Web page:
A MFC is a device that directly converts chemical energy into electricity through the catalytic activities of microorganisms. A traditional two-chamber MFC consists of an anode, a cathode, a proton or cation exchange membrane and an electrical circuit. It can be a single-chamber MFC if membrane is removed as demonstrated in following figure.
Microorganisms are used at anode as catalyst to oxidize organic substrate to release protons and electrons as the following reaction:
Anode: CxHyOz + H2O = CO2 + e- + H+
The electrons are then transferred to the anode and flow to the cathode where they combine with protons and oxygen to produce water as the following reaction:
Cathode: O2 + 4 H+ + 4 e- = 2 H2O
During this process, electricity can be captured at the external circuit.
Based on an MFC, when a small voltage (>0.2V in practice) is applied between the anode and cathode and keep totally anaerobic condition, Hydrogen gas will be produced at the cathode. This is process is similar to the water electrolysis. Hence it is referred to Microbial electrolysis, and the reactors are called Microbial Electrolysis Cells (MECs) demonstrated as the Figure 2.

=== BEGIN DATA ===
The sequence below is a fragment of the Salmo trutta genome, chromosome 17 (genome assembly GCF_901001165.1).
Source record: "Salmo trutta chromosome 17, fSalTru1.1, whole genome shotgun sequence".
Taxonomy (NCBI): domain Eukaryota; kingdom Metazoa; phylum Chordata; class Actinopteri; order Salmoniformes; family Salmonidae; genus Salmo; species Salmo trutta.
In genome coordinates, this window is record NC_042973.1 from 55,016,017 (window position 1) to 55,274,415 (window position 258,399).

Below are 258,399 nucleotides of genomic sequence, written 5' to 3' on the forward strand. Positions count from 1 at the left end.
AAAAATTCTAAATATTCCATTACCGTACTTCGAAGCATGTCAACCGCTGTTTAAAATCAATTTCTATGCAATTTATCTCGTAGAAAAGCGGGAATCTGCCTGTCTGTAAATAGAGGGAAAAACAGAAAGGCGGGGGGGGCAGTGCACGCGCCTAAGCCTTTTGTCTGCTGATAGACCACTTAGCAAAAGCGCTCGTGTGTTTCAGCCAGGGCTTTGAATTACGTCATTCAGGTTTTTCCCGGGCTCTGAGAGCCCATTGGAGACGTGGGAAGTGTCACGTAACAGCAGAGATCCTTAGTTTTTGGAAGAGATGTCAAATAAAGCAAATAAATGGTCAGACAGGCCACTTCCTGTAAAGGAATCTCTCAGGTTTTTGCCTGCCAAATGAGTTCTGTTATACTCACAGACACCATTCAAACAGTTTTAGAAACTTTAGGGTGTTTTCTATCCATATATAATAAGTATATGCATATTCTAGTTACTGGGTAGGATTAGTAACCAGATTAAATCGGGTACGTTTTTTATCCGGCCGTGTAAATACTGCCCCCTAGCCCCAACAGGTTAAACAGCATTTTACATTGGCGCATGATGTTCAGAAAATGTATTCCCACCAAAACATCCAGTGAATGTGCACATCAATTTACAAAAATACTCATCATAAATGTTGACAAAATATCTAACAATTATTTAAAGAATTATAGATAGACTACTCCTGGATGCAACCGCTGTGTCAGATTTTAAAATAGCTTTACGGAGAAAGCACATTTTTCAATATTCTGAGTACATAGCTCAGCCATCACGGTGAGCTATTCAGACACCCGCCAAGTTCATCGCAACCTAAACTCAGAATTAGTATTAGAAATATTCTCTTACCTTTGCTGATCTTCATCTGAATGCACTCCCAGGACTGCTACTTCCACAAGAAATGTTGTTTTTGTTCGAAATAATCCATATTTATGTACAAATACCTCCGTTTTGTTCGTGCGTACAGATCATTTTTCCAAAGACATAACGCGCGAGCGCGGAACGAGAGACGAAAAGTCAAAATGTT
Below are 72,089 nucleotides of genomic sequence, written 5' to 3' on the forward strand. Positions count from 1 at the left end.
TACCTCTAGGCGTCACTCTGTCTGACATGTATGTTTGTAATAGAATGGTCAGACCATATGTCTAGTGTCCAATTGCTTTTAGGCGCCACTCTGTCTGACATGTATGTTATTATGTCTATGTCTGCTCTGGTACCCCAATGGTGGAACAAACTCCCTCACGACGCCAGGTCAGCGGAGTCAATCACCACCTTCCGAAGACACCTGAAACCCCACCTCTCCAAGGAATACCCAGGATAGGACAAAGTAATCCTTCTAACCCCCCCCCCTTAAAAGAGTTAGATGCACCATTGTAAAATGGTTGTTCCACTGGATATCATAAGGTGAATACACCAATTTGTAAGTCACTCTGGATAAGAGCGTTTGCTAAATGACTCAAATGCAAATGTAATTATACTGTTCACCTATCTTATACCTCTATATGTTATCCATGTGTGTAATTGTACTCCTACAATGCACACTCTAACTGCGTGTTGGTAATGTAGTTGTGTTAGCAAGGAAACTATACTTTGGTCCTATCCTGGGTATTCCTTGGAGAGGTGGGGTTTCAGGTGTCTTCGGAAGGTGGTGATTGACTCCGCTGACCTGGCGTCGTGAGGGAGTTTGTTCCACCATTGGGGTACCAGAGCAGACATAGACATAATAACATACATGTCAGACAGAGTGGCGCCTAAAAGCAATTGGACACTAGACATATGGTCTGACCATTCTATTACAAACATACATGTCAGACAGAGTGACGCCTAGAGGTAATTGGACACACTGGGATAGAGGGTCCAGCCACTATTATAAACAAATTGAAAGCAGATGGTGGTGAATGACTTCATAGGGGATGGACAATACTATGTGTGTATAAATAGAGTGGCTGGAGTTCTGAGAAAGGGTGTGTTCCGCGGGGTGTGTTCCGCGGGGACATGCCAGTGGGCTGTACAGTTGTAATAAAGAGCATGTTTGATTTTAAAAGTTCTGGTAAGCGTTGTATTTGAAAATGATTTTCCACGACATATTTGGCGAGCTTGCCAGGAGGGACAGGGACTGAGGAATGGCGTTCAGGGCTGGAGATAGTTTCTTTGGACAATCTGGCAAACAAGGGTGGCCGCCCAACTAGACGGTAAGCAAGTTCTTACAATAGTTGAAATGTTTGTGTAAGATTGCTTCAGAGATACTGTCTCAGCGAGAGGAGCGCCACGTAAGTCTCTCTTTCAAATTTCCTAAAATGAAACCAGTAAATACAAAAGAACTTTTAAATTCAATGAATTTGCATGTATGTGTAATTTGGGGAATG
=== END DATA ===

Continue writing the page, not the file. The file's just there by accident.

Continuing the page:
MECs hold multiple advantages over water electrolysis to produce hydrogen:
Reduce the energy requirement
– Bio-electrolysis: 0.6 KWh/m3 (0.2 mol H2 energy/mol-H2 produced)
– Water electrolysis: 4.5-5 KWh/m3 (1.5-1.7 mol H2 energy/mol-H2 produced)
No precious metal catalysts at anode
– Bio-electrolysis: self-sustaining microbial biocatalyst
– Water electrolysis: precious metal catalyst, e.g Platinum
Using waste biomass as energy source
– Any biodegradable organic material can potentially be used as substrate.
–Harvesting energy and waste deduction